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Ed Bruske's Posts

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USDA removes major barrier to Michelle Obama's salad-bar initiative

Salad bar in use in a Boulder public school, where Ann Cooper has led a massive lunch overhaul.Photo: Ed BruskeFirst Lady Michelle Obama announced last week that a new public-private partnership, Let's Move Salad Bars to Schools, would make it possible for as many as 6,000 salad bars to be installed in U.S. school cafeterias at an estimated cost of $15 million. Contrary to what hundreds of irate commenters directed to Grist from a link by the Drudge Report feared, the salad bars will not be mandatory lunchtime eating for the nation's youngsters, not taxpayer-funded. If parents like Sarah Palin …

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Congress passes the school lunch bill, but there's less to it than meets the eye

On Thursday afternoon, the House approved the "Healthy, Hunger-free Kids Act," also known as the child nutrition reauthorization (CNR) bill. Having already cleared the Senate, the bill is ready for approval by President Obama, who has long supported it (along with Michelle Obama, who's made kids' health her policy focus). This broad piece of legislation, which Congress has to reauthorize every five years, controls funding for all child nutrition and women, infant, and children (WIC) programs, including school lunches.  The reauthorization had been dogged by delays. The Senate passed it by unanimous consent in August. In the House, the bill …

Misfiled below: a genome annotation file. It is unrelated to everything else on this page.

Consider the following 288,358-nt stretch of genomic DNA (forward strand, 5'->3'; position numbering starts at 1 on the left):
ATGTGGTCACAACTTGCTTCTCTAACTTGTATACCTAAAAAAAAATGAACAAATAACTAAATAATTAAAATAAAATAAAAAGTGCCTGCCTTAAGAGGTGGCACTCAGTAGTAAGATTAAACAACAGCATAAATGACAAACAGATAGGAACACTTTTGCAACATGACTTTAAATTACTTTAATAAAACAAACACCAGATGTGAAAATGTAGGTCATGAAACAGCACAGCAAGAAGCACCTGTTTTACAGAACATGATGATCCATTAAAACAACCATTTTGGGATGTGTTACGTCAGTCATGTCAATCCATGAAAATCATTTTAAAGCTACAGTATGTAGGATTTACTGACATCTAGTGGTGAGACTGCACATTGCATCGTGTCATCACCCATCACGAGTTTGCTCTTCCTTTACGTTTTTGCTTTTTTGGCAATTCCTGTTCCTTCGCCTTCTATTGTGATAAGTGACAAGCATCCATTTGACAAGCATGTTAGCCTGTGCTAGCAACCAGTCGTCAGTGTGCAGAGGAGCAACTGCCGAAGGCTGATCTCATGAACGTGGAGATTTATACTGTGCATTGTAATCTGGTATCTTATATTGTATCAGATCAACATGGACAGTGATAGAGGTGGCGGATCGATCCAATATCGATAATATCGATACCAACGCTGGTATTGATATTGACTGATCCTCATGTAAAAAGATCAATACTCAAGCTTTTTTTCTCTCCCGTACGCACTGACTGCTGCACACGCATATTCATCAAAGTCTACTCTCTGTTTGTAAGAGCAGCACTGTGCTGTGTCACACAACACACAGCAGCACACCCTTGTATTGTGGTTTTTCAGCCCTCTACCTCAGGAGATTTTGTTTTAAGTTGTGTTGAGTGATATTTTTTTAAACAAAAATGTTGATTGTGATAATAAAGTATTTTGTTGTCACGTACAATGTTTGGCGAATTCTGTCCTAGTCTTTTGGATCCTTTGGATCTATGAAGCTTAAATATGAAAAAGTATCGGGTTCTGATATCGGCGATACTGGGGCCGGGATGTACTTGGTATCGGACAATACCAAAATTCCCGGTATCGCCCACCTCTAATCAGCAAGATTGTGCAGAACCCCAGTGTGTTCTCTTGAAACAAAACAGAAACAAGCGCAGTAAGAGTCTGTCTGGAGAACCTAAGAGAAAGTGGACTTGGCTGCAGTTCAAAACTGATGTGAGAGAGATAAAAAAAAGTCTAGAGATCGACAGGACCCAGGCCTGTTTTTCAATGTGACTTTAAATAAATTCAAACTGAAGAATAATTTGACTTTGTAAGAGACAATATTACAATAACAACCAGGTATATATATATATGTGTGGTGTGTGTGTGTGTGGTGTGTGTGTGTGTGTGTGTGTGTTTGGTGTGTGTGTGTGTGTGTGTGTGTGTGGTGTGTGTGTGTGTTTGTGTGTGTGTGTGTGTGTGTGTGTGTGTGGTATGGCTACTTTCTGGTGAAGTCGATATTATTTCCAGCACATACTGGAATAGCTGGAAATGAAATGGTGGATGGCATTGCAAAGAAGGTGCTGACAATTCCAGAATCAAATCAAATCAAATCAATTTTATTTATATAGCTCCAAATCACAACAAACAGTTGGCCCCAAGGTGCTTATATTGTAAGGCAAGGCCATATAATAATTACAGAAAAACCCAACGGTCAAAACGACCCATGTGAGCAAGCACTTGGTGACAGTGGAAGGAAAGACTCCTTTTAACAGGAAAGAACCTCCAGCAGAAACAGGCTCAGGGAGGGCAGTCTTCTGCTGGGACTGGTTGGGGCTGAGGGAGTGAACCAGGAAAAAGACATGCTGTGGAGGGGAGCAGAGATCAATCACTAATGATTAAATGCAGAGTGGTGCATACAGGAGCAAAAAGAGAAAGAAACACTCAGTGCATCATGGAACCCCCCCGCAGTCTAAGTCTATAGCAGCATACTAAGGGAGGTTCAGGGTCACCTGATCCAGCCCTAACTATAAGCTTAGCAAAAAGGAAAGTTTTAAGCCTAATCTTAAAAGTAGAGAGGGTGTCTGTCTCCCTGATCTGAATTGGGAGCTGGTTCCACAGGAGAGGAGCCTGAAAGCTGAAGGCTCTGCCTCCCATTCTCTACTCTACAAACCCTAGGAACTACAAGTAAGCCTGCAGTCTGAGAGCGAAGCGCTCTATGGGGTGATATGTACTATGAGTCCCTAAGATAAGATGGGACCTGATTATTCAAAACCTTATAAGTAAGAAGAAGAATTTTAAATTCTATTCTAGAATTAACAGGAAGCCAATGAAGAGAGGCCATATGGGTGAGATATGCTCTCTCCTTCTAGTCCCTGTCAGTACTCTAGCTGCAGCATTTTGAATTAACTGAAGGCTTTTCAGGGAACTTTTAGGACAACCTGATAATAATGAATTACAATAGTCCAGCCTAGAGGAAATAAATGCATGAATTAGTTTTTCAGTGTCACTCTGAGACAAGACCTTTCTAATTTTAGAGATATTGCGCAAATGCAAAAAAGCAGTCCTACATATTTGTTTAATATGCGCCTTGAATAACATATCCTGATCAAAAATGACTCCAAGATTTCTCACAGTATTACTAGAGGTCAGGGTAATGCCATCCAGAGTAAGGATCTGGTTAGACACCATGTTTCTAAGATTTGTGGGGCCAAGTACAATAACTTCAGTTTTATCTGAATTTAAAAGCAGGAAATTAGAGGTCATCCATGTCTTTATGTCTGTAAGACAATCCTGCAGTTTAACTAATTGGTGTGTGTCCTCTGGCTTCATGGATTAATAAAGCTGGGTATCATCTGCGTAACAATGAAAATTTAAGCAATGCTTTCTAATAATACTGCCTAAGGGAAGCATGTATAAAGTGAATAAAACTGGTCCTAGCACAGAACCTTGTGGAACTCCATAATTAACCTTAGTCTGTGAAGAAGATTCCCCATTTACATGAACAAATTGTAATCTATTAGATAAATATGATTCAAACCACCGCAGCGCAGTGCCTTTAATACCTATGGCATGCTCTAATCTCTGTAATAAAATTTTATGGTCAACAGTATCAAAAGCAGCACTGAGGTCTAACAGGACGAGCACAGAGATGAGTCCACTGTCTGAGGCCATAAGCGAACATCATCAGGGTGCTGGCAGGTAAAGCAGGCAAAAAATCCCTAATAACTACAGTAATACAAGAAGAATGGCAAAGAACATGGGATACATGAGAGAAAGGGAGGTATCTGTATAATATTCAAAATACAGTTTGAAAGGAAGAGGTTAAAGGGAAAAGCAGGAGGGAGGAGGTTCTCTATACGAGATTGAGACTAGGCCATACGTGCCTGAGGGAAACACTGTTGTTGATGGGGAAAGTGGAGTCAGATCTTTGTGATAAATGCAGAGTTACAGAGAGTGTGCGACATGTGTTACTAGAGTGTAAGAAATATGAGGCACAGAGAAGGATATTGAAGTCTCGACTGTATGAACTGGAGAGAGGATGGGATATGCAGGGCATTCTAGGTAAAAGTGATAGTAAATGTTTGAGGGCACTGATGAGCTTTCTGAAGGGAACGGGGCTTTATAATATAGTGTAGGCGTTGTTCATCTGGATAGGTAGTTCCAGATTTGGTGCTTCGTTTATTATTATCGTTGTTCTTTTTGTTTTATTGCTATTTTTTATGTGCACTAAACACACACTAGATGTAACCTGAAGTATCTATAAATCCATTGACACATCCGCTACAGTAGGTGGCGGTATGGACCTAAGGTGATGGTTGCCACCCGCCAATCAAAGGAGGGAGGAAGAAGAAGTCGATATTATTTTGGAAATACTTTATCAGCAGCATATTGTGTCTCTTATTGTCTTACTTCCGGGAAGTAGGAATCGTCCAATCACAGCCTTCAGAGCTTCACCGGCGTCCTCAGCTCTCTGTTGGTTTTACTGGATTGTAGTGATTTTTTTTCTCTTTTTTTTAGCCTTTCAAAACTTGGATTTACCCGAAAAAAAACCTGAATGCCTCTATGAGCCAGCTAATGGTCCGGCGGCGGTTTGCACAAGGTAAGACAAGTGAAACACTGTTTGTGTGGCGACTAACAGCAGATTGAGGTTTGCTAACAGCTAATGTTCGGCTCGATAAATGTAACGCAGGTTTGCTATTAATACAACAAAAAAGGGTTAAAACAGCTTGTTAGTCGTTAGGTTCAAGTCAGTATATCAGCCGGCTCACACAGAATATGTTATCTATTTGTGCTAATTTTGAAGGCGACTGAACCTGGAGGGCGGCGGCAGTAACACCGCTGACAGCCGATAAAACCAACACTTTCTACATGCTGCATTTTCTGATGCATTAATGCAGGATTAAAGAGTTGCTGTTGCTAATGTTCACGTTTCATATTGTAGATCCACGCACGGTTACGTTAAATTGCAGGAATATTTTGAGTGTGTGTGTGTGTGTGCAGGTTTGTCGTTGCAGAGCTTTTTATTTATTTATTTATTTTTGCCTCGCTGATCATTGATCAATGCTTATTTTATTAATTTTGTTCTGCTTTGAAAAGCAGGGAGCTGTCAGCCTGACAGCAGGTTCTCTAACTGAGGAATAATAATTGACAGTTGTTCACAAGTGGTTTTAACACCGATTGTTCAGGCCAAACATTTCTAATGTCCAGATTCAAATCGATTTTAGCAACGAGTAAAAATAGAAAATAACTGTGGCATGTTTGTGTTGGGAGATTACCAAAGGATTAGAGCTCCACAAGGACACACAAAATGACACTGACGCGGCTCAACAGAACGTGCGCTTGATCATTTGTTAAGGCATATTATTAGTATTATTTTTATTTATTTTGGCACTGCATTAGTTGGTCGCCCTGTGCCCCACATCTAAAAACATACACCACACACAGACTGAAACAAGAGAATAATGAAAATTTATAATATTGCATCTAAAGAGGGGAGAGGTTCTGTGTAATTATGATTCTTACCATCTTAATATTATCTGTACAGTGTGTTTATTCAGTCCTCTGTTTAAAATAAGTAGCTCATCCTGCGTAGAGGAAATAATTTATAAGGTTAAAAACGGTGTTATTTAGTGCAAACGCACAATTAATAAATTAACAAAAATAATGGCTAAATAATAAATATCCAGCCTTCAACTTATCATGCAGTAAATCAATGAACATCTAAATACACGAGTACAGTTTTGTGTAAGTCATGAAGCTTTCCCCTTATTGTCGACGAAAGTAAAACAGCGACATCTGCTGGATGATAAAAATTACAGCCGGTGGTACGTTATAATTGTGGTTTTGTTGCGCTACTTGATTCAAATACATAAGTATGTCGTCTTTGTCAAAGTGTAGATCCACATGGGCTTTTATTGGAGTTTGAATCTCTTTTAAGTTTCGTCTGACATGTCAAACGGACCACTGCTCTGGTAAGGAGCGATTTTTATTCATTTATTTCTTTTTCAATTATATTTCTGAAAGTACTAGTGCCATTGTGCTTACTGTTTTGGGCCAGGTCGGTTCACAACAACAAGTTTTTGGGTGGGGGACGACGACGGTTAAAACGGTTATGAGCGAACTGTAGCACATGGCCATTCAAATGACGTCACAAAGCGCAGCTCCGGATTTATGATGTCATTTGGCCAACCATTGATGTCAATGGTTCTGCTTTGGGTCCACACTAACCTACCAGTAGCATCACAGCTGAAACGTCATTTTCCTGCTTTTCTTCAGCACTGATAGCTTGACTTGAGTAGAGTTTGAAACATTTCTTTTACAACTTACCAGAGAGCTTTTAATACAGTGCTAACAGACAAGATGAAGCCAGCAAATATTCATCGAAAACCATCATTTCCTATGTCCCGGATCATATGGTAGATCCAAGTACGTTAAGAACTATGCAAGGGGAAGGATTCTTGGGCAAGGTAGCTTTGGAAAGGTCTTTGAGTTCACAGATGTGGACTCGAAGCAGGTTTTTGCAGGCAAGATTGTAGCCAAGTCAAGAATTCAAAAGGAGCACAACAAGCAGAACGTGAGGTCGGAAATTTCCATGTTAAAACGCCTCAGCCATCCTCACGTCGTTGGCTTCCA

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Boulder rallies around improving its schools' food

If you sample it, they will bite: Tasting a new pasta dish at a Boulder cafeteria.Photos: Ed Bruske "Dear Parents of the Boulder Valley School District," the appeal begins. "Things are going well, but we need your help. We need at least 30 more kids in each school to start eating lunch so we can sustain our program." So reads a recent letter from chef-turned-school-food-activist Ann Cooper, who's trying to close a $360,000 budget gap in her makeover of school meals in Boulder, Colo. She's upended the menu, replacing cheesy pretzels and Eskimo pies with chicken pot pie and pasta …

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Serving breakfast in Boulder's classrooms

Intrepid school-lunch reporter and parent-turned-school-food-activist Ed Bruske has hit the road again, this time traveling to Boulder, Colo. Check out Ed's previous reporting on Washington, D.C. and Berkeley, Calif. public schools' food at the Cafeteria Confidential: Behind the Scenes in School Kitchens series homepage. Margaret Trevarton, packing breakfast.Photo: Ed BruskeI arrived at Boulder's Columbine Elementary School at 7 a.m. sharp. Margaret Trevarton, the school's "kitchen satellite lead" -- formerly known as "kitchen manager" -- was already packing breakfast for the schools' 408 students. Columbine is one of five schools in Boulder where breakfast is universally free and served in the …

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Boulder’s cafeterias embrace the salad-bar challenge

A filled trayPhotos: Ed Bruske Every day, U.S. schoolchildren throw tons of vegetables in the trash. The USDA requires that schools participating in the National School Lunch Program offer a certain quantity of vegetables each week. But most schools serve processed foods that arrive frozen and get reheated. Vegetables typically land on students' cafeteria trays overcooked and unpalatable. Who can blame them for turning up their noses? School-food reformer Ann Cooper puts her vegetable money in salad bars, where the lettuce is always crisp and the vegetables only lightly blanched or roasted, if cooked at all. Before Cooper arrived in …